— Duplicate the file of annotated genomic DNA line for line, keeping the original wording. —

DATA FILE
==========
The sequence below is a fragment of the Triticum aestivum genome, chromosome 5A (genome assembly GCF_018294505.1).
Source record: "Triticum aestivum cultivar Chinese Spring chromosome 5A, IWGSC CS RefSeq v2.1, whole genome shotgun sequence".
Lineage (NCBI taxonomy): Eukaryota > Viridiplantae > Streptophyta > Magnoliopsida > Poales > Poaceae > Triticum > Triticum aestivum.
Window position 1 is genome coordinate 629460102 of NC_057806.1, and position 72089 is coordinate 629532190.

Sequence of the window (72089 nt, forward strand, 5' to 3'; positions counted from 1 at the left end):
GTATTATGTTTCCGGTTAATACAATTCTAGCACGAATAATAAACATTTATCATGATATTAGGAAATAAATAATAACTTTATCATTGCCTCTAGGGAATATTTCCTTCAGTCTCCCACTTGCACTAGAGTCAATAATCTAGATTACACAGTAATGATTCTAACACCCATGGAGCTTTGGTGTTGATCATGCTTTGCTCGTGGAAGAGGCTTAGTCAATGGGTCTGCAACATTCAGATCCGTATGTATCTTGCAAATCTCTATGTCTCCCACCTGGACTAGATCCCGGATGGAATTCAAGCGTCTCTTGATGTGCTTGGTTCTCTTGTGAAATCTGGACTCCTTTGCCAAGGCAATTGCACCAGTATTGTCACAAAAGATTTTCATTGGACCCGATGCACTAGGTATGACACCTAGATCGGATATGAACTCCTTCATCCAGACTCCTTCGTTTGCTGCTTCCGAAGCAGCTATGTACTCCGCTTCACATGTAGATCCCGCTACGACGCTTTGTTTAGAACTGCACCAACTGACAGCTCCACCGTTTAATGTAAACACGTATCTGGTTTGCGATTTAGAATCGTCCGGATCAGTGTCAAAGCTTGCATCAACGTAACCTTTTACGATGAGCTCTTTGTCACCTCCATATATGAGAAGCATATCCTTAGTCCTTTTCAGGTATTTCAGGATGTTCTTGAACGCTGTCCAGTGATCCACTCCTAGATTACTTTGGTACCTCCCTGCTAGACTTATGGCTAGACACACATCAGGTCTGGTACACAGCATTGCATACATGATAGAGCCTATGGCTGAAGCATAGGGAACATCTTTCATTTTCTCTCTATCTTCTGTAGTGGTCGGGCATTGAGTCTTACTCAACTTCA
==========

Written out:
The sequence below is a fragment of the Triticum aestivum genome, chromosome 5A (genome assembly GCF_018294505.1).
Source record: "Triticum aestivum cultivar Chinese Spring chromosome 5A, IWGSC CS RefSeq v2.1, whole genome shotgun sequence".
Lineage (NCBI taxonomy): Eukaryota > Viridiplantae > Streptophyta > Magnoliopsida > Poales > Poaceae > Triticum > Triticum aestivum.
Window position 1 is genome coordinate 629460102 of NC_057806.1, and position 72089 is coordinate 629532190.

Sequence of the window (72089 nt, forward strand, 5' to 3'; positions counted from 1 at the left end):
GTATTATGTTTCCGGTTAATACAATTCTAGCACGAATAATAAACATTTATCATGATATTAGGAAATAAATAATAACTTTATCATTGCCTCTAGGGAATATTTCCTTCAGTCTCCCACTTGCACTAGAGTCAATAATCTAGATTACACAGTAATGATTCTAACACCCATGGAGCTTTGGTGTTGATCATGCTTTGCTCGTGGAAGAGGCTTAGTCAATGGGTCTGCAACATTCAGATCCGTATGTATCTTGCAAATCTCTATGTCTCCCACCTGGACTAGATCCCGGATGGAATTCAAGCGTCTCTTGATGTGCTTGGTTCTCTTGTGAAATCTGGACTCCTTTGCCAAGGCAATTGCACCAGTATTGTCACAAAAGATTTTCATTGGACCCGATGCACTAGGTATGACACCTAGATCGGATATGAACTCCTTCATCCAGACTCCTTCGTTTGCTGCTTCCGAAGCAGCTATGTACTCCGCTTCACATGTAGATCCCGCTACGACGCTTTGTTTAGAACTGCACCAACTGACAGCTCCACCGTTTAATGTAAACACGTATCTGGTTTGCGATTTAGAATCGTCCGGATCAGTGTCAAAGCTTGCATCAACGTAACCTTTTACGATGAGCTCTTTGTCACCTCCATATATGAGAAGCATATCCTTAGTCCTTTTCAGGTATTTCAGGATGTTCTTGAACGCTGTCCAGTGATCCACTCCTAGATTACTTTGGTACCTCCCTGCTAGACTTATGGCTAGACACACATCAGGTCTGGTACACAGCATTGCATACATGATAGAGCCTATGGCTGAAGCATAGGGAACATCTTTCATTTTCTCTCTATCTTCTGTAGTGGTCGGGCATTGAGTCTTACTCAACTTCA